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Simple Explanations of Key Artificial Intelligence (AI) Terminology

by Bernard Marr, Independent Advisor

October 10, 2017

This alphabetical guide to key artificial intelligence (AI) terminology can help you put AI technology to work. 

Just as science fiction authors have always predicted, (AI) is increasingly becoming an everyday part of our lives. From personal assistants such as Apple’s Siri or Microsoft’s Cortana to cutting-edge applications in healthcare and across various industries, self-learning machines have arrived and are busy helping us find new ways to solve problems.

As the predictions and dreams of yesterday’s futurologists have solidified into today’s tools and technology, a sometimes confusing lexicon has sprung up around the subject. As these new words and phrases are often attempts to outline the fundamental thinking behind this ongoing robotic revolution, understanding them is key to coming to grips with what AI devices actually are, where they’ve come from, what they want, and most importantly, how you can put them to work yourself!

So here’s my brief alphabetical guide to some of the most common and some of the latest terminology being used when discussing cutting-edge AI.  


AlphaGo is an AI development that became the first computer program to beat a professional player at the board game Go. Game playing has often been a field in which computer scientists have sought to prove that machines can outperform humans. However, earlier applications such as chess computers are not considered “true” AI today because they don’t really learn – they simply rely on brute force to consider every permutation of a structured dataset (all the moves possible in a game of chess.) AlphaGo uses deep learning to refine its algorithms based on recalling the results of historical games and running simulated games against itself. This means it can be considered to be learning and comes closer to what we consider “true” (human-like) intelligence. 

Artificial Intelligence (AI)

This is the original catch-all term for machines that can think, first conceived by philosophers and storytellers in ancient times. Technological advancement has brought them closer to reality and also redefined what we consider “intelligence” when it comes to machines. Rather than walking, talking automatons, today’s AI devices are more likely to take the form of discrete computer code dedicated to handing a particular task in an intelligent way.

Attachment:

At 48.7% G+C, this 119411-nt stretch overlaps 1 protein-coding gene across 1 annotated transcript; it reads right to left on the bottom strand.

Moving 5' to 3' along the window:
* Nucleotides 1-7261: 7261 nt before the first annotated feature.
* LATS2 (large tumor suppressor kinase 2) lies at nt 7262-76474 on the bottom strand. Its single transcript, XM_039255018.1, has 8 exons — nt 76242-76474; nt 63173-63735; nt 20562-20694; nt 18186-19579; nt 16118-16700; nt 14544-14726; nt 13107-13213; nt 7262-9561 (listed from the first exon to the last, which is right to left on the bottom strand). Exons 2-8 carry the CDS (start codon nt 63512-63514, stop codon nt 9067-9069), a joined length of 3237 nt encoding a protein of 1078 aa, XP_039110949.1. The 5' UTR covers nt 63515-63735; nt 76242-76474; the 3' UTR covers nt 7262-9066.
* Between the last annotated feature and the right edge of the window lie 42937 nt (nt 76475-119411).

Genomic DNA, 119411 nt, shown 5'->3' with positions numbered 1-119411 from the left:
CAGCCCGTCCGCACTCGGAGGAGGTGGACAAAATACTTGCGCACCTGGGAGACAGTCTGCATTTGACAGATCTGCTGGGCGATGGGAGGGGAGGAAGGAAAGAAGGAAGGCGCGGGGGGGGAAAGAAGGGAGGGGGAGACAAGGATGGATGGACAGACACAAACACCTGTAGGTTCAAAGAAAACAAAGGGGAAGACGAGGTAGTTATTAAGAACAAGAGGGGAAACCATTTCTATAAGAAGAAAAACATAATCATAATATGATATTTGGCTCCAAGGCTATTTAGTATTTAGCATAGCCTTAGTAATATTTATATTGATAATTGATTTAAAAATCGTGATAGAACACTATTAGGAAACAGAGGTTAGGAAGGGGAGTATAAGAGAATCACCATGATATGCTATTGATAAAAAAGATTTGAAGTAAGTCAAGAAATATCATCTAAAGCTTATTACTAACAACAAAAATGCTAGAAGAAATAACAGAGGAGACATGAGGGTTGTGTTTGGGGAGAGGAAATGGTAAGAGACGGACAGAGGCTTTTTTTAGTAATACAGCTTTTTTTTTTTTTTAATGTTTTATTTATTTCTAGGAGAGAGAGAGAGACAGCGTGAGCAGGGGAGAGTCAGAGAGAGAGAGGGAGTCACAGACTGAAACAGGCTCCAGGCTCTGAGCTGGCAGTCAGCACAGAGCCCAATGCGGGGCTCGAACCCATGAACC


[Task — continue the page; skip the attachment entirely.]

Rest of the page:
Big Data

Big Data is the “fuel” of AI. Knowledge unlocks understanding and wisdom. AI platforms leverage the huge volume, variety and velocity of information available in today’s digitized world to learn faster and make increasingly well-informed recommendations and decisions.

Cognitive Computing

Cognitive computing is the process by which computers think and learn. This term also is used to refer to the development of these processes. These give rise to AI, machine learning (ML), deep learning and all technologies that involve simulating human thought and decision-making. In practice, the term is often used synonymously with modern application-focused AI.  

Deep Learning

This subfield of ML (see below) uses many layers of artificial neural networks to handle processing of data in increasingly complex ways. This means that classification (sorting into sets) can be done more precisely and that pattern recognition is more sophisticated. These are two of the most useful fundamental tasks that AI carries out today. Thus, deep learning is a cutting-edge, very active field of research. Layers of neural networks stacked on top of each other to be used in deep learning are known as deep neural networks.  

Generalized AI

Generalized AI is a concept – widely thought to still be some way off – of a machine that can carry out any job it is told to do. An android such as those seen in Star Trek or Blade Runner – one that could be given a mop and told to clean a floor or be given a weapon and told to defend against attacking Klingons – would be an archetypal example. While advances such as ML and deep neural networks point toward it being something that we will achieve in the future, currently the majority of AI research focuses on creating applied or specialized AI devices (see below).  

Image Recognition

Teaching machines to recognize and classify objects visually – by inputting visual data – is an important foundation of AI because visual information is so valuable to humans, and AI seeks to emulate human thought processes. Using cameras or raw image data such as picture or video files, computers are being taught to classify images according to what they depict by using pattern recognition to identify key features. Advances in ML have greatly improved the ability of computers to do this task, as they have become able to teach themselves from vast image databases, increasing their probability of outputting accurate results. 

Machine Learning (ML)